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Old Jan 20, 2004, 10:17 AM   #1
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Default 7hi viewfinder blanking out durning exposure

Why does the VF on the 7hi go blank (black) durning a exposure?
I was told by Minolta that it behaves as a 35mm SLR camera does. Having never owned a 'real' 35mm camera before (I use to do video production) I wouldn't know this.

Is this the same with other digital cameras?

Also I shot a sunset and the verticle smear was very apparent in the VF. I took that shot anyway just as a test shot.
To my amazement when I viewed the image there was no smear what so ever!
Anyone explain this why it was apparent in the VF and not on the final image? Do they use 2 image sensors one for the VF and another for the image taking, or is it the way the CCD is scanned durning the exposure that reduces/elimates the smear?
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Old Jan 23, 2004, 5:51 AM   #2
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I'm not familiar with this camera but in a film SLR the image blanks out because the mirror that reflects the light up into the viewfinder flips up out of the light path to allow the film to be exposed.
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Old Jan 23, 2004, 6:40 AM   #3
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Quote:
Why does the VF on the 7hi go blank (black) durning a exposure?
... I wouldn't say it goes blank, but rather it blinks simulating the effect of an SLR like the other poster has explained (it can also simulated a shutter sound). Not all digital cameras do this but most will freeze the frame that was taken as a feed back to the user which the 7Hi can do as well in its programmable instant replay.

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Also I shot a sunset and the verticle smear was very apparent in the VF. I took that shot anyway just as a test shot. To my amazement when I viewed the image there was no smear what so ever!
... The EVF has an Auto Gain Control (AGC) adjusting the brightness of the EVF so that it remains relatively constant to the photographer eye. This circuit clips when it is overdriven on bright subject against high contrast dark background.

You can avoid the camera's AGC by switching the EVF to its manual mode, ie What You See Is What You Get (WYSIWYG) by pressing simultaneously the 'select' and the 'i+' buttons. As you increase the shutter speed and/or decrease the aperture in this mode the camera simulates exactly what it's going to store to the memory (with no smear). This behaviour is just like a manual SLR in the stop-down mode, ie you control the exposure brightness through the aperture (or shutter)! 8) 8) 8)


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Old Jan 24, 2004, 3:21 PM   #4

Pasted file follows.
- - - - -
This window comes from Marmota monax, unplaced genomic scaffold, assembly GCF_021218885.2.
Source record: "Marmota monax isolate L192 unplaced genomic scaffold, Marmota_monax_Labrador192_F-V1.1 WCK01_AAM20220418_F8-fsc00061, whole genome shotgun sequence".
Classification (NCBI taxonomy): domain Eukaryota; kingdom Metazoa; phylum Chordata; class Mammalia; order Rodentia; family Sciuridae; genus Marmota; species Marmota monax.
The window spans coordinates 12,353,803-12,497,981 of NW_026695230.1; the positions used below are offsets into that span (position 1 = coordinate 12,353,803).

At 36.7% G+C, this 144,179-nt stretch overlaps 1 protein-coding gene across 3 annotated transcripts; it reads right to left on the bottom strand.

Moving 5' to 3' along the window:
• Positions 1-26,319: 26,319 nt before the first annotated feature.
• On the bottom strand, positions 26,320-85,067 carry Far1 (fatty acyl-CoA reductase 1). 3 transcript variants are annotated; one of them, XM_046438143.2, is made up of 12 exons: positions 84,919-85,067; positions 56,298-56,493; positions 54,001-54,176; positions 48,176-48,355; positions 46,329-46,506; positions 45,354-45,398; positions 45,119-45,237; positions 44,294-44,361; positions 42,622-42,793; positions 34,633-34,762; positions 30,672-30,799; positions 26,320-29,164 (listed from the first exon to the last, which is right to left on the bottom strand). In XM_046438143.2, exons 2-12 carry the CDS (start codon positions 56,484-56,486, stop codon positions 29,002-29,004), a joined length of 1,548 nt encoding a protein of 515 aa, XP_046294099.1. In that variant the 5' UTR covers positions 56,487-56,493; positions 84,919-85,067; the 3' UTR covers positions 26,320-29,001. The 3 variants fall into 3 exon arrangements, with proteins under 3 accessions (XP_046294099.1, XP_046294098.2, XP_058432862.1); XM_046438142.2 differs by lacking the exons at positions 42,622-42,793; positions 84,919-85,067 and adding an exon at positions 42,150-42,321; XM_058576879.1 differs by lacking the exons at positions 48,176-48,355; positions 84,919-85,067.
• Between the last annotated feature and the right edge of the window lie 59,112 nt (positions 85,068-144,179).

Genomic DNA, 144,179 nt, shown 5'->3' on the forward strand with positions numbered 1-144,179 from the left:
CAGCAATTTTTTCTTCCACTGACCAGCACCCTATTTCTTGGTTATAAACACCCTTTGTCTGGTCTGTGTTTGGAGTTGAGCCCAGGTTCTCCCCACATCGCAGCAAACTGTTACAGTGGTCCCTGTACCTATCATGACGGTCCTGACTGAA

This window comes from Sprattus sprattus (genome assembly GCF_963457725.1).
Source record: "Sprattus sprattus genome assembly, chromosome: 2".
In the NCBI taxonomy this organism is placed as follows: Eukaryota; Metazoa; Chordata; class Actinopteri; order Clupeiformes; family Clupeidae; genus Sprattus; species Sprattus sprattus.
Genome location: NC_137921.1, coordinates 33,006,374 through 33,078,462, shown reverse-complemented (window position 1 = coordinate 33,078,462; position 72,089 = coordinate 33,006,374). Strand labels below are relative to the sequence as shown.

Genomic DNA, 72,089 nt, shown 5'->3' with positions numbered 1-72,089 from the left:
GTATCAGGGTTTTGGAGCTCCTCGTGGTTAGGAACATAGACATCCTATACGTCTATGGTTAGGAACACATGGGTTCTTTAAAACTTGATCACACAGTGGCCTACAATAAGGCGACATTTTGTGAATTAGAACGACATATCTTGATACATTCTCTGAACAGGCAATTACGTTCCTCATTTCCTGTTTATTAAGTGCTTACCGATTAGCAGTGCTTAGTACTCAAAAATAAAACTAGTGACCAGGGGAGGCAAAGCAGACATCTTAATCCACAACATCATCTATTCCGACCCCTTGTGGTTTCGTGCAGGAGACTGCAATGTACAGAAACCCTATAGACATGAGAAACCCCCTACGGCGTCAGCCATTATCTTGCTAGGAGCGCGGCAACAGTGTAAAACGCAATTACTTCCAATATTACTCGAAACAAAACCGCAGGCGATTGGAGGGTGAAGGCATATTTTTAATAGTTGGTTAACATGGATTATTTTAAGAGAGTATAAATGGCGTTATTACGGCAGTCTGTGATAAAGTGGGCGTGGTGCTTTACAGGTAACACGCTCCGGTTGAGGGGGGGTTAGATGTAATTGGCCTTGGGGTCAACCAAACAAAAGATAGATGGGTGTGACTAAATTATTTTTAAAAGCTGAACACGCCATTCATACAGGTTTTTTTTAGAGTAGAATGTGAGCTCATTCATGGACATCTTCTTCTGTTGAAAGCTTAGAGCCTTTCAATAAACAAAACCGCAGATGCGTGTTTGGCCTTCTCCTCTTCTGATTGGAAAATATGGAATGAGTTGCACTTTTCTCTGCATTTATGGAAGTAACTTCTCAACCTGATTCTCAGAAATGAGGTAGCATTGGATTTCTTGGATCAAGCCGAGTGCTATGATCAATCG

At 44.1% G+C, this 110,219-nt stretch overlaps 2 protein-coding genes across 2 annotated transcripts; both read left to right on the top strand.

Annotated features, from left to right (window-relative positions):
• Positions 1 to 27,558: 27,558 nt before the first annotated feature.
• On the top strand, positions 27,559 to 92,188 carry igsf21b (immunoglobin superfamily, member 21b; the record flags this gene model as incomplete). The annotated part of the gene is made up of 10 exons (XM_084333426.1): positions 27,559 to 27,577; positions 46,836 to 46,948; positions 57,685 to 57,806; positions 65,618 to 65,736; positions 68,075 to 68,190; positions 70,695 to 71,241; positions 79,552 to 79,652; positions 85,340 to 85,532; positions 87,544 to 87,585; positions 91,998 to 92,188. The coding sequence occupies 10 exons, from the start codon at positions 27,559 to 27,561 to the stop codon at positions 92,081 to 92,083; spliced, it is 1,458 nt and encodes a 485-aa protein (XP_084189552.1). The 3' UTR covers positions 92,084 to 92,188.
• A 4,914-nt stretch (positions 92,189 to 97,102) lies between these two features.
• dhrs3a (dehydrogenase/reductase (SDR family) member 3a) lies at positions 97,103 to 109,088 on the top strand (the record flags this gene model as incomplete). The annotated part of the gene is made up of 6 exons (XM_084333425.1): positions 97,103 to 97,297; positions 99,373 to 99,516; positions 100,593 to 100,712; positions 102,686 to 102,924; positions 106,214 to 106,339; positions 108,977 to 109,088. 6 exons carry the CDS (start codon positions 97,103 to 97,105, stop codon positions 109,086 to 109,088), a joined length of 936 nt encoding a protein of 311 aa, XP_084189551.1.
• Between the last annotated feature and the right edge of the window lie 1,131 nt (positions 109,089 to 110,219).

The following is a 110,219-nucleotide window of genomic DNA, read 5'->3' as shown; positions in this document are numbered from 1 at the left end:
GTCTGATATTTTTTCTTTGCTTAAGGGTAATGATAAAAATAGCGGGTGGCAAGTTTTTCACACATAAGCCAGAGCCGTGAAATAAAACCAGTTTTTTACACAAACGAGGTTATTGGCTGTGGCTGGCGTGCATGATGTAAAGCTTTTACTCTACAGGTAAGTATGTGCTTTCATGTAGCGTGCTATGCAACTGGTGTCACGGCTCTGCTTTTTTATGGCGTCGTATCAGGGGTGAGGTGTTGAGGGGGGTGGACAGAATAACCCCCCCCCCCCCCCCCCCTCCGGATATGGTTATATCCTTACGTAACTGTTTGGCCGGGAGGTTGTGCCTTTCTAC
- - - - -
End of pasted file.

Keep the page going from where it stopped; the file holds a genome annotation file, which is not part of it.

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Nice pic.................

Mine goes 'blank' or black during a exposure. Especially noticeable with timed exposures as in at night! At the 'normal' shtter speeds it does 'blink', but when you have a 2 through 10 second exposure it is BLACK! You have no idea what is going on!

What "select button" are you refering to?
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Old Jan 24, 2004, 4:02 PM   #5
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Mine goes 'blank' or black during a exposure. Especially noticeable with timed exposures as in at night! At the 'normal' shtter speeds it does 'blink', but when you have a 2 through 10 second exposure it is BLACK! You have no idea what is going on!
When you take a picture over 2s, the camera actually takes two shots: 1 at regular exposure, and a 2nd one with an equal amount of exposure time, but with the mechanical shutter close so the camera can subtract this dark frame from the original long exposure... This is normal and why you see black, and is performed to remove the noise from the original picture (and also why you can't go past 30s shutter speed)! At faster shutter you should not see this dark frame.

The select button is in the middle of the P/S/A/V/M selection wheel... The 'i+' and 'select' buttons combination allows one to overide the EVF when the camera is on manual! 8)
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Old Jan 27, 2004, 10:15 AM   #6
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I did find that 'trick' after you mentioned it in the manual. Thanks.

I do understand the 'second' exposure to cancel out the noise, but the black duration is the whole time, not the 2nd exposure.
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Old Jan 27, 2004, 8:14 PM   #7
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I do understand the 'second' exposure to cancel out the noise, but the black duration is the whole time, not the 2nd exposure.
... You'll find that most interline CCDs require the shutter to be close while the data are being shifted out... kind of hard to dispaly anything in real-time if the shutter is closed hey (ie the 1st shot as well)?
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Old Jan 28, 2004, 11:13 AM   #8
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A friend has a Fuji S5000 and the display doesn't blank out. It will freeze while the camera is adjusting the exposure BEFORE actually clicking the shutter, but it doesn't blank out.

I remember reading a user review on the camera (there are many) and the guy returned the camera because of this reason stating "Minolta you surely screwed up this time" (or close to that)!
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